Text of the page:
No more auto secrets

It was an autumn afternoon in September, a one-time-a-month filled with excitement because the new cars would appear in the showrooms, their re-designed fender lines, grills and light configurations hidden by canvas covers as they languished in lots so that nobody could see until the big day came.



It was like that once, when GM, Ford and Chrysler were the big three and imports on U.S. streets were novelties. That made it easier for a schoolboy walking to church in order to serve Mass to recognize exactly what year the autos were, parked on the city streets, by a glance at the beezles or the shape of a hood.



For me, there was a special attachment to Chevrolets of all shapes and sizes, because after school and on Saturdays I spent my time at the local dealership, running across the street to pick up coffee, sandwiches and cigarettes for the salesmen – yes, an 11-year-old could buy cigarettes for the salesmen without a lot of trouble and the salesmen would smoke them in the showroom – and also wiping the cars down so that they would be nice and shiny when people came to look. I got paid for my labors, a buck for wiping down the cars and a quarter here and there for the coffee runs and I thought I was rich.

“Incense and Peppermints,” “Ode to Billy Joe” and “The Letter” were among the tunes that the AM radio station played in the background.



The salesmen wondered sometimes why I wasn’t outside playing ball like the other kids my age, but they were happy to have me in the showroom and showed me kindness. On my end, I suppose the experience of hanging around the showroom kept me out of trouble, and my mom always knew where I was so that was a good thing. And the association with the dealership was perfect for a kid – like most kids in that age group at that time – who had what we called “car hots.”



For me it was all about the designs, the lines, not the motor or the drive train. And I had made up my mind that I would one day be a car designer for GM, make $50,000 per year which to me was a whole lot of money, and with that buy my mom her very own house.

None of those things came to pass but they were nice thoughts.



So on this afternoon in September there I was under the rooftop of Roosevelt Chevrolet and one of the salesmen, John Roberti, said “Hey kid, you want to see something?”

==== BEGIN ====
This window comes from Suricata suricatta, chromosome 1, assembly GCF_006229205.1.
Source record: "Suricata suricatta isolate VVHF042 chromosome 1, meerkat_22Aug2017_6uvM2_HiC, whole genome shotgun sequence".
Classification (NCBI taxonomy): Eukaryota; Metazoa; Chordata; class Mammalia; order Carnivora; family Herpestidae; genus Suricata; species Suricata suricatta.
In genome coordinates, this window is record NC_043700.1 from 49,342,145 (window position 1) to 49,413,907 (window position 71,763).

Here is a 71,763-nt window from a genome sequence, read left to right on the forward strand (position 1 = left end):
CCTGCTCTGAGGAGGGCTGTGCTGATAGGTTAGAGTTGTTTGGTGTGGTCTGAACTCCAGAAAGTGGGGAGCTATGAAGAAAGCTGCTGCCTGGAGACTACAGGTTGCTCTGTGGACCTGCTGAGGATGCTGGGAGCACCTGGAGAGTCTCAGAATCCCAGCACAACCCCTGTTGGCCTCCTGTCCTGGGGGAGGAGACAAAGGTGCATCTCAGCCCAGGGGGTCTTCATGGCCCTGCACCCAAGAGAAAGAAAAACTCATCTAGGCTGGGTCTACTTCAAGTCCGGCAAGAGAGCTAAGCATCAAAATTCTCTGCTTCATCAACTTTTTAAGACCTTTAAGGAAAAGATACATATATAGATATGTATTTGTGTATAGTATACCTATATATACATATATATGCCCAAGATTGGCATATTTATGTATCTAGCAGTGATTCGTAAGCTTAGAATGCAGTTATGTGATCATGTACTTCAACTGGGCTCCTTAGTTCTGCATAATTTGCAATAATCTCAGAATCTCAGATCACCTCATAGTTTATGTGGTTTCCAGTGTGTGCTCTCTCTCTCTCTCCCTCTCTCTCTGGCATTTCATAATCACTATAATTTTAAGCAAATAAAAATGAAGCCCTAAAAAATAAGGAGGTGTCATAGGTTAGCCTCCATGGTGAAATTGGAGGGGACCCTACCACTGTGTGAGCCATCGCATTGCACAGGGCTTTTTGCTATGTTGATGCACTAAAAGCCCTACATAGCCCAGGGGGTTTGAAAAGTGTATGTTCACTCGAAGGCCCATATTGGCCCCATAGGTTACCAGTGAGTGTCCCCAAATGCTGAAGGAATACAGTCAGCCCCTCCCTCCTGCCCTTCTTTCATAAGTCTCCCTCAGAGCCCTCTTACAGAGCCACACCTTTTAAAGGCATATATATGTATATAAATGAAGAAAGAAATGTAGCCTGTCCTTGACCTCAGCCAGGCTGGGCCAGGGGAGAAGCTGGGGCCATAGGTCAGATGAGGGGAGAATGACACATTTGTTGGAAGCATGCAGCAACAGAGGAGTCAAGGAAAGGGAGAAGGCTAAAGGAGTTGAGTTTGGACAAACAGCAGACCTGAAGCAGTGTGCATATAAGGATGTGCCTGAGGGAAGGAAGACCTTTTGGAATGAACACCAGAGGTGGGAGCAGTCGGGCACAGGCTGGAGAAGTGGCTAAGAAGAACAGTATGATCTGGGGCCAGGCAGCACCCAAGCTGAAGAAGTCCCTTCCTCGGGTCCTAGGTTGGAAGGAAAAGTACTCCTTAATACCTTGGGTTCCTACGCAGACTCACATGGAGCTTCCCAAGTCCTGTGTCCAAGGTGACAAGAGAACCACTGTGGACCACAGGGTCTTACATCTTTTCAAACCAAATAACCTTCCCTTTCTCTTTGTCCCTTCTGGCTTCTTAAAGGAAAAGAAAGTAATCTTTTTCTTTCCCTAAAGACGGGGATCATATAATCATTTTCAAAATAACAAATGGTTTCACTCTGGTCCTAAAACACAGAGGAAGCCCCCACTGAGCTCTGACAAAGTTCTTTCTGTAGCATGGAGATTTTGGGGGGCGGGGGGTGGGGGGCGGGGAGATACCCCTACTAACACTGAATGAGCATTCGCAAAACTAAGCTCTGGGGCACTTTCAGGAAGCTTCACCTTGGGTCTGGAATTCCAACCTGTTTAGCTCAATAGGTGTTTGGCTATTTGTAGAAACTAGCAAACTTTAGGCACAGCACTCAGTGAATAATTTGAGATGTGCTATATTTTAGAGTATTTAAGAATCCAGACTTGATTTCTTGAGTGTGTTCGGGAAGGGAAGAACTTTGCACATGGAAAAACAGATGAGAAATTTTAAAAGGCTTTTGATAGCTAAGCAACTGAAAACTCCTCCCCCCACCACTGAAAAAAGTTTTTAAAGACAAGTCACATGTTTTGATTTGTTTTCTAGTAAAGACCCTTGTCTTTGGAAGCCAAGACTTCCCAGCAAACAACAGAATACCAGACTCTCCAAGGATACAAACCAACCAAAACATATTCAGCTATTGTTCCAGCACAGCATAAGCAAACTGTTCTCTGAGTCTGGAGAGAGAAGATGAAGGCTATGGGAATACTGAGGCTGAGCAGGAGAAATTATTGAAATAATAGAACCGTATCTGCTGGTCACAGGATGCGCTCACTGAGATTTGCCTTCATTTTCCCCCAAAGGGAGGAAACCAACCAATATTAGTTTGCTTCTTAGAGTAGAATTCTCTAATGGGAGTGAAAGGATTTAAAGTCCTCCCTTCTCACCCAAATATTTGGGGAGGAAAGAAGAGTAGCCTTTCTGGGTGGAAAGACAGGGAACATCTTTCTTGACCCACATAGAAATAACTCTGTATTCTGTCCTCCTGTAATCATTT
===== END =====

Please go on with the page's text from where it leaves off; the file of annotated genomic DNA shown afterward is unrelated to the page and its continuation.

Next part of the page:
I nodded and he walked me outside, to the yard where Caprices, Bel Airs and Chevelles newly minted for the coming 1968 model year sat, shrouded in cream-colored canvas. He beckoned me with a finger, there in the lot where trees on the side streets were already dressed in flaming fall colors, and lifted the canvas to reveal the taillights of a 1968 Impala, beautiful and round and space-age looking, and my heart indeed skipped a beat. I felt like the most special boy in the world, one treated to one of the most awesome secrets imaginable.

Nobody else in Jackson Heights would know what the new full-sized Chevrolet looked like, and I would have something to brag about the next day at St. Joan of Arc Elementary School.

And then, Mr. Roberti – that’s what I called him because you always called adults Mister or Missus or Miss back then – motioned me to another canvassed form, something smaller than the Impala. Dressed in a jacket and tie, he whipped the canvas away like some magician, and there before me was a spanking new, Midnight Blue, 1968 Corvette Stingray.

It looked like no other car I had ever seen on the street, with sweeping aerodynamic lines, a dramatic sloped hood, and a lustrous finish on the fiberglass in which I could see myself.

As I visited auto dealerships to do some reporting for this automotive issue of our newspapers I thought back to that simpler time, before American luxury cars morphed into shapes more befitting imported family sedans, before the different brands all got sold under one dealership roof, when the new model year was special. And in so doing I remember what my mom said even back in those days, about how a Cadillac doesn’t look like a Cadillac and a Lincoln doesn’t look like a Lincoln anymore.

I realize that I am saying the same thing, and that some car-savvy 11-year-old more attuned to the nuances of the 21st Century auto industry would probably argue with me the way I argued with my mom about that topic.

But as I look at the new models of automobiles in 2013 I am also thankful that I grew up at a time as special for the U.S. auto industry as the late 1960s were, and that the wonder and joy of it all are inscribed in sweet memory.